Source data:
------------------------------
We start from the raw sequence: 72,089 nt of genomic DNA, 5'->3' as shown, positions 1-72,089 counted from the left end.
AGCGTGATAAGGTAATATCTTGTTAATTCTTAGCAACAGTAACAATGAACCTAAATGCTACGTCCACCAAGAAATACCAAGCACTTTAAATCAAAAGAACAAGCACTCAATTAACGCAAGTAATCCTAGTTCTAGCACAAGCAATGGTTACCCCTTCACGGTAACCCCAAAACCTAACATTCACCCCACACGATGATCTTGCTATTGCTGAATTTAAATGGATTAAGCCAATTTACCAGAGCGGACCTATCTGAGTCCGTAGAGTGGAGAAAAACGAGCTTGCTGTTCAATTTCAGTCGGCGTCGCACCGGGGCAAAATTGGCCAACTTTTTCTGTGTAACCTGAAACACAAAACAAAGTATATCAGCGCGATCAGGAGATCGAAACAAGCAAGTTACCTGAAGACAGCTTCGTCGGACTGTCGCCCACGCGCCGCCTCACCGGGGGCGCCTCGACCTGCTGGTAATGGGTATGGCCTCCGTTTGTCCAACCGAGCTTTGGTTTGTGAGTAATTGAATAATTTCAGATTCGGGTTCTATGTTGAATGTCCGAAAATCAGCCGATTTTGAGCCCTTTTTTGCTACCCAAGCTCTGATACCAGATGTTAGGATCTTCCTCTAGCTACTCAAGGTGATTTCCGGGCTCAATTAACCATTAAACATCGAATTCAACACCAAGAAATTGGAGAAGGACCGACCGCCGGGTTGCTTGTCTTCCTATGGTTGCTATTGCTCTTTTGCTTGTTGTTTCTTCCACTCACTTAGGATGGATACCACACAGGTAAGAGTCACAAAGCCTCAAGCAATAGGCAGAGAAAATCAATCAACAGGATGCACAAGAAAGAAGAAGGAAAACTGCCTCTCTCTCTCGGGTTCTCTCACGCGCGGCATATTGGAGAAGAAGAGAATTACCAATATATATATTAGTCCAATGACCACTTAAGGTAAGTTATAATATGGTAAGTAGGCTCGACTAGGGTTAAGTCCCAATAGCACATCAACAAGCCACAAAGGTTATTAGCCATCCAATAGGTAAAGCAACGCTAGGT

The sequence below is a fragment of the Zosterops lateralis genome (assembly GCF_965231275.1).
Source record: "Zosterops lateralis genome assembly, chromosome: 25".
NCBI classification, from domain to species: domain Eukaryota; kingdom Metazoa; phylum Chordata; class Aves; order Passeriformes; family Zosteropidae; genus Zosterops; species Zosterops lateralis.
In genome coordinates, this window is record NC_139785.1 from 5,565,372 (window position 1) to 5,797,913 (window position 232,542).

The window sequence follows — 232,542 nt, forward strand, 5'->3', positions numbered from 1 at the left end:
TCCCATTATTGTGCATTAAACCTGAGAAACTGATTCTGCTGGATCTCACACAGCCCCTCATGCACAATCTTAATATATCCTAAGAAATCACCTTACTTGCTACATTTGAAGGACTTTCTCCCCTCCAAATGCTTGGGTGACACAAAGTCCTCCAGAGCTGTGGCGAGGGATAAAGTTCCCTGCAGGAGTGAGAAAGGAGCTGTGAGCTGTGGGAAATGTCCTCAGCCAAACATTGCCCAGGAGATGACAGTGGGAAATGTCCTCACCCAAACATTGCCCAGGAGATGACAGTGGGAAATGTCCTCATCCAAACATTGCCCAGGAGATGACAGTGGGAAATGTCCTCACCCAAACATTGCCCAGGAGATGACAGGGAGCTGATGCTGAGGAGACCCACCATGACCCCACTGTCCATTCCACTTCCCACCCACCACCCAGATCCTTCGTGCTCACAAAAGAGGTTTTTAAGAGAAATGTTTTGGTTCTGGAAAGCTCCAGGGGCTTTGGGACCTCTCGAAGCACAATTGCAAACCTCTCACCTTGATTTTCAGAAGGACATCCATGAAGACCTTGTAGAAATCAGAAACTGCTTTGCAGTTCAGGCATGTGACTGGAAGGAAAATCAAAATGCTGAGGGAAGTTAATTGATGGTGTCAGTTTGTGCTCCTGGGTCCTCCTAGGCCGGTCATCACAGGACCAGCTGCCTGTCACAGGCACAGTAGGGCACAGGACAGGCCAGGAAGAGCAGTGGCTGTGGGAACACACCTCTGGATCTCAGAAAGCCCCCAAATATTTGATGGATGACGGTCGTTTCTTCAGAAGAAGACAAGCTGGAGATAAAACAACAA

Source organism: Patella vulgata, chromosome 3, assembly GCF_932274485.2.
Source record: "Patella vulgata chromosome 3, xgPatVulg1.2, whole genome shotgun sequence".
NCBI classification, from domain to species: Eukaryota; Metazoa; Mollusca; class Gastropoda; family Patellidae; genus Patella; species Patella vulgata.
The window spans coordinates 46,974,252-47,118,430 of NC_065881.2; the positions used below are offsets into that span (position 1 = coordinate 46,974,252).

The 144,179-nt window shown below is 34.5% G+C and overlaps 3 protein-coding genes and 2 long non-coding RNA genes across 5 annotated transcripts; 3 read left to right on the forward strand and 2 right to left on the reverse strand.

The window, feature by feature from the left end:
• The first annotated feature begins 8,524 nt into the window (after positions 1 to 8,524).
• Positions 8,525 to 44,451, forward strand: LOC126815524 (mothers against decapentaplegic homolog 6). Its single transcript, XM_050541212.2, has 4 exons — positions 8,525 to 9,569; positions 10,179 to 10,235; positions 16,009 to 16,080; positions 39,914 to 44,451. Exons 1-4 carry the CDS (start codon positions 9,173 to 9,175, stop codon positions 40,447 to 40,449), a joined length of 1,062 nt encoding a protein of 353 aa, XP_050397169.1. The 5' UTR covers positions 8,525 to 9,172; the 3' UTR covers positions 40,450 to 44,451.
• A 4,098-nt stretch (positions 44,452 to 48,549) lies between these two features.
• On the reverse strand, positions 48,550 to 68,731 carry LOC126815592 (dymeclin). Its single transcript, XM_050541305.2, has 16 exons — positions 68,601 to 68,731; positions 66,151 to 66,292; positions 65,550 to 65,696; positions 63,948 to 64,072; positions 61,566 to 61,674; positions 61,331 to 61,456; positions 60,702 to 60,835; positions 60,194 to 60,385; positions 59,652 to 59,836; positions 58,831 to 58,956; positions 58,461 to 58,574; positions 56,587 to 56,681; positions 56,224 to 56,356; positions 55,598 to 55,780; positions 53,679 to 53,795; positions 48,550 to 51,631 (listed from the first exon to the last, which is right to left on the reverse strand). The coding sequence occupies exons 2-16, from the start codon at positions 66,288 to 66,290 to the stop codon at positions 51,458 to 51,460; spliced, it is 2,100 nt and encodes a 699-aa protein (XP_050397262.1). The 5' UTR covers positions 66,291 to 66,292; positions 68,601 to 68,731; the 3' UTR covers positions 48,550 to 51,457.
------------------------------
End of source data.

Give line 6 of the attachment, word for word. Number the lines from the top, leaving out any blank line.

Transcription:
In genome coordinates, this window is record NC_139785.1 from 5,565,372 (window position 1) to 5,797,913 (window position 232,542).